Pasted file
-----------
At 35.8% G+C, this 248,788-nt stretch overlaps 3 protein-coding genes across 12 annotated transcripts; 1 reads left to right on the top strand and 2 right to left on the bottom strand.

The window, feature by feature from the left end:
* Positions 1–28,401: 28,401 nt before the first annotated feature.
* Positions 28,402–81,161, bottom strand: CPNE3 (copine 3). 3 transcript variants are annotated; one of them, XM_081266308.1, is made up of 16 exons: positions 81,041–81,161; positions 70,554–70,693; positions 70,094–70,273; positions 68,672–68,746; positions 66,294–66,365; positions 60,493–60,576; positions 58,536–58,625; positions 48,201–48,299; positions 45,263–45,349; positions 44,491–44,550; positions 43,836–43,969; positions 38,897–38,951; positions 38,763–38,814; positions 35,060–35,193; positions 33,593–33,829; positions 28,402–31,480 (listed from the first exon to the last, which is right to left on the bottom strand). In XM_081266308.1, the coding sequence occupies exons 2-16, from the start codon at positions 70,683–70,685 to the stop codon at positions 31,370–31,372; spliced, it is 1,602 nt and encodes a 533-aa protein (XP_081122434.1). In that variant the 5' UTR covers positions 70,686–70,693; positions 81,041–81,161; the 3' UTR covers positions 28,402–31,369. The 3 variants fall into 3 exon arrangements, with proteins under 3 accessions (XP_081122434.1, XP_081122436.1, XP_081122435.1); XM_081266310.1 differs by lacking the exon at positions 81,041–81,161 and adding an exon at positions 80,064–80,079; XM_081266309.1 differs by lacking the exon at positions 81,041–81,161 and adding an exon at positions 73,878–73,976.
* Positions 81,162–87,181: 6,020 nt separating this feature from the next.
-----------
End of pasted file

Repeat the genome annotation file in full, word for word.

At 35.8% G+C, this 248,788-nt stretch overlaps 3 protein-coding genes across 12 annotated transcripts; 1 reads left to right on the top strand and 2 right to left on the bottom strand.

The window, feature by feature from the left end:
* Positions 1–28,401: 28,401 nt before the first annotated feature.
* Positions 28,402–81,161, bottom strand: CPNE3 (copine 3). 3 transcript variants are annotated; one of them, XM_081266308.1, is made up of 16 exons: positions 81,041–81,161; positions 70,554–70,693; positions 70,094–70,273; positions 68,672–68,746; positions 66,294–66,365; positions 60,493–60,576; positions 58,536–58,625; positions 48,201–48,299; positions 45,263–45,349; positions 44,491–44,550; positions 43,836–43,969; positions 38,897–38,951; positions 38,763–38,814; positions 35,060–35,193; positions 33,593–33,829; positions 28,402–31,480 (listed from the first exon to the last, which is right to left on the bottom strand). In XM_081266308.1, the coding sequence occupies exons 2-16, from the start codon at positions 70,683–70,685 to the stop codon at positions 31,370–31,372; spliced, it is 1,602 nt and encodes a 533-aa protein (XP_081122434.1). In that variant the 5' UTR covers positions 70,686–70,693; positions 81,041–81,161; the 3' UTR covers positions 28,402–31,369. The 3 variants fall into 3 exon arrangements, with proteins under 3 accessions (XP_081122434.1, XP_081122436.1, XP_081122435.1); XM_081266310.1 differs by lacking the exon at positions 81,041–81,161 and adding an exon at positions 80,064–80,079; XM_081266309.1 differs by lacking the exon at positions 81,041–81,161 and adding an exon at positions 73,878–73,976.
* Positions 81,162–87,181: 6,020 nt separating this feature from the next.